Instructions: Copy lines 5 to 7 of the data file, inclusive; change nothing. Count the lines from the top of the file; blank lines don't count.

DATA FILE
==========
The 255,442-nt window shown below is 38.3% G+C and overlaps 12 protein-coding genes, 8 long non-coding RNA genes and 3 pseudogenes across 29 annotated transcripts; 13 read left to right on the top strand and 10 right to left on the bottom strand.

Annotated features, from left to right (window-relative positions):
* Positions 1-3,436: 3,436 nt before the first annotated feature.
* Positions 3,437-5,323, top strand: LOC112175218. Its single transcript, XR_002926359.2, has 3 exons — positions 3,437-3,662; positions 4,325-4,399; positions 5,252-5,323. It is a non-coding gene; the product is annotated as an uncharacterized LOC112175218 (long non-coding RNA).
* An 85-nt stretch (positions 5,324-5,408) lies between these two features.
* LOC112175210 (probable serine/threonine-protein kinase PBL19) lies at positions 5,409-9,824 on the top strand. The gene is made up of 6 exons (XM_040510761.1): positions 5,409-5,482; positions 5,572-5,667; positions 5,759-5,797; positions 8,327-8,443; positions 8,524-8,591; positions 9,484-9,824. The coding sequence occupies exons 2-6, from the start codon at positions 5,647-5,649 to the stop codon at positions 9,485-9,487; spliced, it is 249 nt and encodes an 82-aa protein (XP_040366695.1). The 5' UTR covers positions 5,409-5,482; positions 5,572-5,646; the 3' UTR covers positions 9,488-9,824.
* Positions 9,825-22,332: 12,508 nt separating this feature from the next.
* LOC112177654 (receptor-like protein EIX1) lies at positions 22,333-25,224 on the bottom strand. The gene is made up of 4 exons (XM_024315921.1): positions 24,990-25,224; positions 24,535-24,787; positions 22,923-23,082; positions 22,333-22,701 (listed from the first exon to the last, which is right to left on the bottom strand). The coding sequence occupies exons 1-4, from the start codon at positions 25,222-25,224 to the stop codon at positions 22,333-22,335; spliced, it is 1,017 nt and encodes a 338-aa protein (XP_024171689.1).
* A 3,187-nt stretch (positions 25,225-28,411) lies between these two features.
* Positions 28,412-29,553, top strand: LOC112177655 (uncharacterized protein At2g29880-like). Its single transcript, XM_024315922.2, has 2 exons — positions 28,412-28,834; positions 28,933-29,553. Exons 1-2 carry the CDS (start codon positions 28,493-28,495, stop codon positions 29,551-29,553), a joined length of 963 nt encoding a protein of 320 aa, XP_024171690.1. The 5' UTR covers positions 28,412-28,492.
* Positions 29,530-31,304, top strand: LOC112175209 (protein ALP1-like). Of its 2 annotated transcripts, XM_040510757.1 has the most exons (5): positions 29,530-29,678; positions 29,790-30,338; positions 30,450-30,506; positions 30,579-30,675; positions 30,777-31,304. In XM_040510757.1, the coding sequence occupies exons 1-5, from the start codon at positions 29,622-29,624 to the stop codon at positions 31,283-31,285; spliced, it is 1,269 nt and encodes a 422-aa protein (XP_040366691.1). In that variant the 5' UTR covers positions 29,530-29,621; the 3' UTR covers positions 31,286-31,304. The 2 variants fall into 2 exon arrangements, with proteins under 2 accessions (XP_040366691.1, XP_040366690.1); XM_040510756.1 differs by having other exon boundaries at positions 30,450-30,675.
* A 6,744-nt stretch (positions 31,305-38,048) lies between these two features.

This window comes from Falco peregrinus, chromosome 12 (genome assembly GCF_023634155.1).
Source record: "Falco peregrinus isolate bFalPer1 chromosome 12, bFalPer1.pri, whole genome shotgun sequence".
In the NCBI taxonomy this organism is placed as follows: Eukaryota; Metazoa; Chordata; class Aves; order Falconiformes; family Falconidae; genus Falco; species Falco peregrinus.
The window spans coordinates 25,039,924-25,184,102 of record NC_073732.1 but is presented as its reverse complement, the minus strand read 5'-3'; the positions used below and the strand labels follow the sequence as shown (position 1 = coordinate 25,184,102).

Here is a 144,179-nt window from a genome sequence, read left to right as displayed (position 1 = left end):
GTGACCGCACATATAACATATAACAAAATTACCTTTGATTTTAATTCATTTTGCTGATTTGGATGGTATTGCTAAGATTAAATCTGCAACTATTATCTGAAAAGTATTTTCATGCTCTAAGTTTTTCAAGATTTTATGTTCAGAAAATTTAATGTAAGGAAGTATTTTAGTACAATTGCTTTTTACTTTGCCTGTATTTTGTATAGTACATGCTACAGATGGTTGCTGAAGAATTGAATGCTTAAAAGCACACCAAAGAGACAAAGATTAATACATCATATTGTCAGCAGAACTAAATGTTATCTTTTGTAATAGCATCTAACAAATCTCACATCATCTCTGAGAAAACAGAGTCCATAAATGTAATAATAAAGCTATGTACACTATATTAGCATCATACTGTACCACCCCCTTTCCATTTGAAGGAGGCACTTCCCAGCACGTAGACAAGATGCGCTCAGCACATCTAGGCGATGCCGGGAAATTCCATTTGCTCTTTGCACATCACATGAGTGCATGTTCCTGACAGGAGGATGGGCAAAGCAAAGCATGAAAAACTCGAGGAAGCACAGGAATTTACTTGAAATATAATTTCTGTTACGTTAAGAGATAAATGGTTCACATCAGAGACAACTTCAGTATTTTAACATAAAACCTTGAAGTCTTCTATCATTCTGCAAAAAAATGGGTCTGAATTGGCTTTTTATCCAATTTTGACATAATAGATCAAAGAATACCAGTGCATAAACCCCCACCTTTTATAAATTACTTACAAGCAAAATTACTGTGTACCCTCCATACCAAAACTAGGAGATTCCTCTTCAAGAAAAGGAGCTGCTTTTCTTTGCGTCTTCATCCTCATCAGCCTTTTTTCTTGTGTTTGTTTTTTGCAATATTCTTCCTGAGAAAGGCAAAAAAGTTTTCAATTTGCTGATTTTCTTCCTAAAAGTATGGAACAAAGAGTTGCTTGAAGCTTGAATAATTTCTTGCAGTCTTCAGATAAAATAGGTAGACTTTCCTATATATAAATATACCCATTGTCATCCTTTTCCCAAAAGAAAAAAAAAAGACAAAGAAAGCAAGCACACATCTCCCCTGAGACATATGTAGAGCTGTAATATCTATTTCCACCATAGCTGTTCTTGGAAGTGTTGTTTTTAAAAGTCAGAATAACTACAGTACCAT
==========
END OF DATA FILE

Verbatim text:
* An 85-nt stretch (positions 5,324-5,408) lies between these two features.
* LOC112175210 (probable serine/threonine-protein kinase PBL19) lies at positions 5,409-9,824 on the top strand. The gene is made up of 6 exons (XM_040510761.1): positions 5,409-5,482; positions 5,572-5,667; positions 5,759-5,797; positions 8,327-8,443; positions 8,524-8,591; positions 9,484-9,824. The coding sequence occupies exons 2-6, from the start codon at positions 5,647-5,649 to the stop codon at positions 9,485-9,487; spliced, it is 249 nt and encodes an 82-aa protein (XP_040366695.1). The 5' UTR covers positions 5,409-5,482; positions 5,572-5,646; the 3' UTR covers positions 9,488-9,824.
* Positions 9,825-22,332: 12,508 nt separating this feature from the next.